GAME STORMS TWEED

Game has Tweed kids ‘ob­sessed’

Tweed Daily News - - FRONT PAGE - Rick Koenig rick.koenig@tweed­dai­lynews.com.au

IT’S the video game that’s mak­ing par­ents tear their hair out.

For­nite is a free on­line multi-player game that places 100 gamers in a Hunger Games-style

sce­nario where they have to sur­vive the long­est, us­ing weapons and build­ing ma­te­ri­als on a map that is con­stantly shrink­ing due to a deadly storm.

It has turned into a world­wide phe­nom­e­non.

Cre­ator Epic Games made nearly $300 mil­lion in April alone from sell­ing in-game cos­met­ics, with more than 40 mil­lion gamers play­ing each month.

A live stream of the game by pro­fes­sional player Ninja and rap­per Drake saw more than 600,000 view­ers tune in, break­ing the record for most views on the stream­ing platform Twitch.

But the game has be­come some­what of a prob­lem for par­ents, who are strug­gling to get their chil­dren off the game.

Banora Point mother and pri­mary school teacher Robyn With­ers said she had to ban her 12-year-old son, Reece, from play­ing the game as he was “ob­sessed” and was some­times play­ing with strangers who would take ad­van­tage of his lack of ex­pe­ri­ence.

“He was join­ing up with peo­ple he didn’t know and they were all older peo­ple who knew all the tricks about steal­ing weapons from him and it had a real neg­a­tive im­pact on him,” she said.

“He is re­ally ob­sessed by it, he just got in the door and ran straight down the stairs to go on it, he’ll go on now un­til din­ner time and it will be a bat­tle to get him off.

“It’s a dou­ble-edged sword be­cause it’s quite fun to play with your friends and I un­der­stand that but it’s got so much of a pull that it’s re­ally hard for them to break away from it.”

The game, which is free for users but al­lows play­ers to use real money to pur­chase “V-bucks”, al­lows play­ers to use the in-game cur­rency to pur­chase cos­tumes, dance moves, emotes and more.

The sys­tem has seen many chil­dren ask­ing for V-bucks in­stead of real cash for their pocket money.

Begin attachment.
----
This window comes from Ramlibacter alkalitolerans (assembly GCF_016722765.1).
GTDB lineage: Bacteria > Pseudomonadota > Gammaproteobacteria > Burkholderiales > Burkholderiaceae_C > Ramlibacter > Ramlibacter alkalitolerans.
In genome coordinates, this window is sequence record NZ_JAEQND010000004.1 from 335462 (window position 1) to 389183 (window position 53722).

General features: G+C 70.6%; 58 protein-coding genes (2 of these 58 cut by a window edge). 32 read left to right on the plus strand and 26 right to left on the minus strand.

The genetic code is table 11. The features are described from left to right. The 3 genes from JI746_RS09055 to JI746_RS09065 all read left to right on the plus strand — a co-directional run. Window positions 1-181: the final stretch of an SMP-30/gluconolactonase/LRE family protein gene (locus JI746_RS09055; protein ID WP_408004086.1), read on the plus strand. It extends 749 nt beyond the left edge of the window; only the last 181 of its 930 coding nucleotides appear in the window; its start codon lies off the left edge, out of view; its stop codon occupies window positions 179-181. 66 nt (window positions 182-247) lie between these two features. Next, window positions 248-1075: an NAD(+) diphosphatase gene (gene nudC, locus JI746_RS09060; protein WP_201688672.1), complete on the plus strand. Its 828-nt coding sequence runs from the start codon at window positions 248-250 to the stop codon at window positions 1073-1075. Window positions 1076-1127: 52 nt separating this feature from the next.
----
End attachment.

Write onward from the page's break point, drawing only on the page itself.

Ms With­ers said Reece had al­ready bought some V-bucks and “was ask­ing me ev­ery day if he could have some more”.

“It’s re­ally taken the kids by storm, now they’re do­ing the dances, my son does it, it drives me nuts, the kids at school are do­ing it, they’re just like head­less chick­ens,” she said.

But the game hasn’t just been a prob­lem for par­ents.

Fortnite ad­dic­tion has be­come an is­sue among pro­fes­sional athletes, in­clud­ing Ma­jor League Base­ball play­ers.

Af­ter one pitcher had to miss a game due to a case of carpal tun­nel, the pitcher said he would stop play­ing Fortnite.

Cabarita mother Katherine said all four of her boys, aged be­tween 10 and 13, played the game and their in­ter­net us­age had sky-rock­eted.

“Since they got Fortnite, we had never gone over 100 gi­ga­bytes and we’re now av­er­ag­ing 350,” she said.

Katherine said a week­day ban on elec­tron­ics meant her fam­ily did not strug­gle as much as oth­ers but ad­mit­ted it was “a chal­lenge on the week­end”.

“It’s a bit of a time-sucker, they can’t fin­ish un­til it’s up to the last kill or they’ve been killed,” she said.

A land­mark rul­ing in the Nether­lands ear­lier this year claimed in-game pur­chases such as V-bucks were forms of gam­bling and or­dered pub­lish­ers to mod­ify the games. Whether that same rul­ing will ap­ply in Aus­tralia is yet to be known.

PHOTO: RICK KOENIG

IN THE GAME: The on­line video game Fortnite has en­chanted the minds of chil­dren and adults world­wide.

Newspapers in English

Newspapers from Australia

© PressReader. All rights reserved.